Gabrielle Fulton’s Uprising premiered in July 2015 at Horizon Theatre. Uprising’s next stop in its Rolling World Premiere is the DC Women’s Voices Theater Festival.

Lee Nowell: Tell me about Uprising

Gabrielle: Many assert that John Brown’s 1859 insurrection struck the first blow of the American Civil War. With a goal to instigate rebellion and free the enslaved, his raid at Harper’s Ferry flamed the fires of an already contentious relationship between North and South. Civil War ensued, but full African American emancipation was not guaranteed until the passage of the Thirteenth Amendment in 1865.

Inspired by my grandfather’s tales of his mother’s cotton picking prowess; Osborne Perry Anderson, who was the only African American participant in John Brown’s raid to survive; and the abolitionist Sojournor Truth, Uprising celebrates African-descent peoples. It is my humble wish that exploring the interior lives of African-descent peoples in this play will contribute to a positive and meaningful conceptualization of black identity while expanding on the human significance of self-determination.

Lee: Black Lives Matter is a living, breathing, evolving movement. Its roots stretch back hundreds of years. How do the events/topics in Uprising relate to Black Lives Matter?

Gabrielle: The characters in Uprising have been emancipated, but we witness the ways in which they are not yet free. The Black Lives Matter movement is, in part, about affirming our humanity. The struggle that Uprising’s characters experience is very much connected to the African American struggle for equality today, whether that be against institutionalized racism or police brutality or medical racism which contributes to health disparities.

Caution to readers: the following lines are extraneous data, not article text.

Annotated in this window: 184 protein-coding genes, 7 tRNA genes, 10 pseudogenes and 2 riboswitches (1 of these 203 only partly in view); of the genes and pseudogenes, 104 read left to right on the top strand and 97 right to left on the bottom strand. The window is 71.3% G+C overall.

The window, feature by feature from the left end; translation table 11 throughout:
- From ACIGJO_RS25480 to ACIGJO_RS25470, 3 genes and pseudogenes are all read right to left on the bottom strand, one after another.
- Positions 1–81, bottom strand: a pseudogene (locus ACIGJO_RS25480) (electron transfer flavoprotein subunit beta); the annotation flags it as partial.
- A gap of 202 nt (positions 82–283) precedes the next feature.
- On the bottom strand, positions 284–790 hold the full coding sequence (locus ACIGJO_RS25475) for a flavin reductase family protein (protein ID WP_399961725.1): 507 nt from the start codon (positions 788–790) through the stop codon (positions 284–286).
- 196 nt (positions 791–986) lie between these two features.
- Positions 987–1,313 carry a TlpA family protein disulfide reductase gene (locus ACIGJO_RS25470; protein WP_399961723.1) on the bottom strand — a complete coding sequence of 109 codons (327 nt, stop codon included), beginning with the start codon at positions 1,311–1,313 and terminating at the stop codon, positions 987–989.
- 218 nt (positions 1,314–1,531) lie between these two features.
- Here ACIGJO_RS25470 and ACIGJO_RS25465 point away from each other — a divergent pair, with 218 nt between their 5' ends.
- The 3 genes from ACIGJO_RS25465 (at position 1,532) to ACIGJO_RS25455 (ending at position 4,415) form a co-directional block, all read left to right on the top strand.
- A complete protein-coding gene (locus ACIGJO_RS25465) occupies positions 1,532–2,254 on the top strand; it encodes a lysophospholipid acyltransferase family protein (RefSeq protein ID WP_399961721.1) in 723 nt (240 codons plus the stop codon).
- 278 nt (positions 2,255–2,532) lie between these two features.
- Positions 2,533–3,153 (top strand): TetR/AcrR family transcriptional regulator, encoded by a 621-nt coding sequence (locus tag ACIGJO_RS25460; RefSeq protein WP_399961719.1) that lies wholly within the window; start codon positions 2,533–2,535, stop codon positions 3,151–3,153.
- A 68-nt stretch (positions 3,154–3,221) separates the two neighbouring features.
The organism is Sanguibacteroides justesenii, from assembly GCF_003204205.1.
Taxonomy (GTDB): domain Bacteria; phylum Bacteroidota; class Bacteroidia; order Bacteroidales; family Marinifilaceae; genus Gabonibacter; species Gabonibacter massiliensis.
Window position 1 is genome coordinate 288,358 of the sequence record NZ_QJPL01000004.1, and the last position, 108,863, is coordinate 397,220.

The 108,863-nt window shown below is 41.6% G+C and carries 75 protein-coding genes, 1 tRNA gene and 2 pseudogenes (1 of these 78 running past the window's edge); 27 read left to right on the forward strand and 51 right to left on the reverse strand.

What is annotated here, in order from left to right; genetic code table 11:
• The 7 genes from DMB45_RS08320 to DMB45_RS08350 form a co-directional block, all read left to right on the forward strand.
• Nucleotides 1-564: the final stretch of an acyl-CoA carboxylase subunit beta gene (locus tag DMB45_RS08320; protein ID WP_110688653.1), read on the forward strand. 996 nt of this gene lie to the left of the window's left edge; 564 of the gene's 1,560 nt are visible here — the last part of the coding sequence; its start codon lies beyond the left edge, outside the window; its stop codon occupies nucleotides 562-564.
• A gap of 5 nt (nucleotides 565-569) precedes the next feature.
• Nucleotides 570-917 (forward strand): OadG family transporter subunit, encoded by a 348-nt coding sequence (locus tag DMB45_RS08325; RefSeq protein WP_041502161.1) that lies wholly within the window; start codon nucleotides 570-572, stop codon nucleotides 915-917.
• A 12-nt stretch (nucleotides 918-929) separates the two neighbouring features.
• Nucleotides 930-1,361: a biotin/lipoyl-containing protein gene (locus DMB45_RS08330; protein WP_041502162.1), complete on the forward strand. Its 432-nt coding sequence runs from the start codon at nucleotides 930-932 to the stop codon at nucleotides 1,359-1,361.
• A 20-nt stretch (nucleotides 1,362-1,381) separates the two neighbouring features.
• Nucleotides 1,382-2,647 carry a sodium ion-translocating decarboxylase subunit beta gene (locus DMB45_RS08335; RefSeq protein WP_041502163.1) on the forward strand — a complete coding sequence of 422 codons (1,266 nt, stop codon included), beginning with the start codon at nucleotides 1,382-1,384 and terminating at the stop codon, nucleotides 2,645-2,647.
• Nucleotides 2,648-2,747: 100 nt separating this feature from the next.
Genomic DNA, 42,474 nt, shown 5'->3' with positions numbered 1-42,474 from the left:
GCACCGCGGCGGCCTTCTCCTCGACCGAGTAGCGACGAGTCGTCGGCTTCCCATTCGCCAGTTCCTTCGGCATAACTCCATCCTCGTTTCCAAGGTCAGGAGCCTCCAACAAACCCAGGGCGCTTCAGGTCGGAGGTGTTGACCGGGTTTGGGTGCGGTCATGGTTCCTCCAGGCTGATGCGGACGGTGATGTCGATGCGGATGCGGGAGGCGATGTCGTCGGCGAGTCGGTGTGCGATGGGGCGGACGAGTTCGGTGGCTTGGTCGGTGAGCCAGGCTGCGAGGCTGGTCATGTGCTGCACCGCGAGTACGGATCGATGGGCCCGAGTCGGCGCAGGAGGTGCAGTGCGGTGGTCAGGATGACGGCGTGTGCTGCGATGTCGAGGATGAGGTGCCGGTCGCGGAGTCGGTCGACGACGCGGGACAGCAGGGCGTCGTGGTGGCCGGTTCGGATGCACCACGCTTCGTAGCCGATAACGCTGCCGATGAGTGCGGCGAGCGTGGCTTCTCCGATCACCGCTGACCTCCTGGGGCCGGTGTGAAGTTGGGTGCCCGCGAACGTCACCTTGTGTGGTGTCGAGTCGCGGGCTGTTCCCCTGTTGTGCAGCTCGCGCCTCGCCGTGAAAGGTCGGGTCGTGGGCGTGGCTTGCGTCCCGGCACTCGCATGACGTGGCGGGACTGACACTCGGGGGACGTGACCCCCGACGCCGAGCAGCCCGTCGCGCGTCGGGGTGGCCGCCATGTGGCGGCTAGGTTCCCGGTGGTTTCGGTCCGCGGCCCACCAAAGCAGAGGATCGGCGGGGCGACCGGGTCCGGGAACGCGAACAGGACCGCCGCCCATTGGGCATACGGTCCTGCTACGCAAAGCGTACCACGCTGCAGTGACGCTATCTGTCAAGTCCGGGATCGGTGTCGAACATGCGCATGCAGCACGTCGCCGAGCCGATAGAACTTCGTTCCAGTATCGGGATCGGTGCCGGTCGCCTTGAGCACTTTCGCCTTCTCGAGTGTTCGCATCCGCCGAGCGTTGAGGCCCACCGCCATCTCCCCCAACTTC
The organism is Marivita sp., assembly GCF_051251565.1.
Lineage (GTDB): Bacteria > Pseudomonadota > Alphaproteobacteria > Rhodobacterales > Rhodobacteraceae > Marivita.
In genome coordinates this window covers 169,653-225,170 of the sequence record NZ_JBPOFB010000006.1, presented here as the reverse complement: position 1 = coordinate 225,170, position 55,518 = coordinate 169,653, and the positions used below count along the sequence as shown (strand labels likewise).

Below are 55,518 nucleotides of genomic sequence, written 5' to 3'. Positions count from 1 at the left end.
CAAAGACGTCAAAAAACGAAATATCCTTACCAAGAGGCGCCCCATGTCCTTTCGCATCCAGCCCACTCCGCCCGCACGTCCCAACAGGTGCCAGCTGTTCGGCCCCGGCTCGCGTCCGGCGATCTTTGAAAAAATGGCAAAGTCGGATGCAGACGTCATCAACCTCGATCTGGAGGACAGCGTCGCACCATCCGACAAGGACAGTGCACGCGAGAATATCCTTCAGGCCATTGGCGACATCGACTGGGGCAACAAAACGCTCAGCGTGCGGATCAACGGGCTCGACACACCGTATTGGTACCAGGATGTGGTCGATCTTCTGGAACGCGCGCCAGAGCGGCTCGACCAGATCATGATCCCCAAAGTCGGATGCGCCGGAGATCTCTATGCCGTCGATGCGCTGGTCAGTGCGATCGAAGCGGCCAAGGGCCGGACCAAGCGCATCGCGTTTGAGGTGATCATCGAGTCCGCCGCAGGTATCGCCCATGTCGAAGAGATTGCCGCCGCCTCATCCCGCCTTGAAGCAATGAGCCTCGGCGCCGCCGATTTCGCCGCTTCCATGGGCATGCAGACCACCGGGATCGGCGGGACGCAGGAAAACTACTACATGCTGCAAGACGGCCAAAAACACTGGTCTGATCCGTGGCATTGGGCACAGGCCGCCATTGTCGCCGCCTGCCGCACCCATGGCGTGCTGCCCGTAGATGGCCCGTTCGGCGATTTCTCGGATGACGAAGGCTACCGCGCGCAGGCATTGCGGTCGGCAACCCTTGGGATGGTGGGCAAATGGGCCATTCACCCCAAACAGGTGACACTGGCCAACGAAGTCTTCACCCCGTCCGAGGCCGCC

Lee: Why did you choose to set your play in this particular time period? What attracted you to the idea of exploring the issues of that particular time?

Gabrielle: It chose me. I’m an artist. I’m African American. And I think it’s a good thing to consider the stories that were poured into me by my elders; to reflect on the remarkable past that is the history of people of African descent in this country, histories that were/are not taught in schools; to offer a worthy work that, hopefully, will be a part of a storytelling legacy about the Black Diaspora experience in America that is passed on to my daughter and her generation.

Lee: Do you feel like things have progressed since the time setting of your play?

Gabrielle: Sure. But not enough. Racial bias, which is actually skin color bias, is alive and well. There’s always progress, however small. But the magic wand that moves the nation closer to its ambitious intention of forming “a more perfect union” never worked. This goal requires continuous assessment because the reality of progress and freedom is not simple. It takes courage, honest conversation, and hard work.

Research shows that, fundamentally, the average person does not see Black as good enough. We are still in a position where we have to affirm our humanity, thus the need for #blacklivesmatter, among other efforts.

Lee: Do you feel like we're learning anything now? What did people learn in the time period of your play?

Gabrielle: I can’t qualify what lessons are being learned today. A lot is happening but I can’t tell that we are truly hearing each other and changing the mindset of people who consciously or unconsciously subscribe to or contribute to poor race relations and the lack of equality in this country. 

Lee: Do you feel like hindsight automatically produces wisdom, or are bitterness and repeated wrongdoing the only fruits of our history?

Gabrielle: They say hindsight is 20/20, but not when you’ve got emotional blinders on or when you’re wearing rose-colored glasses.

Lee: As a society, we are currently addicted to outrage. Did outrage affect the people in the play (and their real-life counterparts)? Can outrage move things forward in a positive way?

Gabrielle: For Sal, my protagonist in Uprising, outrage (eventually) leads to a breakthrough. Sometimes outrage is very necessary to bring awareness to an issue and galvanize support.